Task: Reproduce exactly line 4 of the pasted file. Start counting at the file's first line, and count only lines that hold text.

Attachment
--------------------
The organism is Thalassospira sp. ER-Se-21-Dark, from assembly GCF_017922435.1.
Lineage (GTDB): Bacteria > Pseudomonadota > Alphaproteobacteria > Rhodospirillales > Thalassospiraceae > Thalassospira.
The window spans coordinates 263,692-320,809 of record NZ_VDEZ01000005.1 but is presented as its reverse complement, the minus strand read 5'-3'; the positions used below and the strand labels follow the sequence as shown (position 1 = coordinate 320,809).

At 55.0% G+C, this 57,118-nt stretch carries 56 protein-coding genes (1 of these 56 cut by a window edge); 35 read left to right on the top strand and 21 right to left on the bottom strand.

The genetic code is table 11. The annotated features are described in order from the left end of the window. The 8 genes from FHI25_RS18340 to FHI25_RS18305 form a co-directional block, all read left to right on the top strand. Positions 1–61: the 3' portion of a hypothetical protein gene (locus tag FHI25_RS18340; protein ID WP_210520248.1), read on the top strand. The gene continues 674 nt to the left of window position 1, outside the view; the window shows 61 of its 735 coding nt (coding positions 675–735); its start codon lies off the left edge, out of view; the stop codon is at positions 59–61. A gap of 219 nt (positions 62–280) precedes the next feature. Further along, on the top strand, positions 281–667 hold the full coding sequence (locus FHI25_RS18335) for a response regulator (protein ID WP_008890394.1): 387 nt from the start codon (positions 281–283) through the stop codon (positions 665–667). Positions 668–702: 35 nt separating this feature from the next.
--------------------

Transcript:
At 55.0% G+C, this 57,118-nt stretch carries 56 protein-coding genes (1 of these 56 cut by a window edge); 35 read left to right on the top strand and 21 right to left on the bottom strand.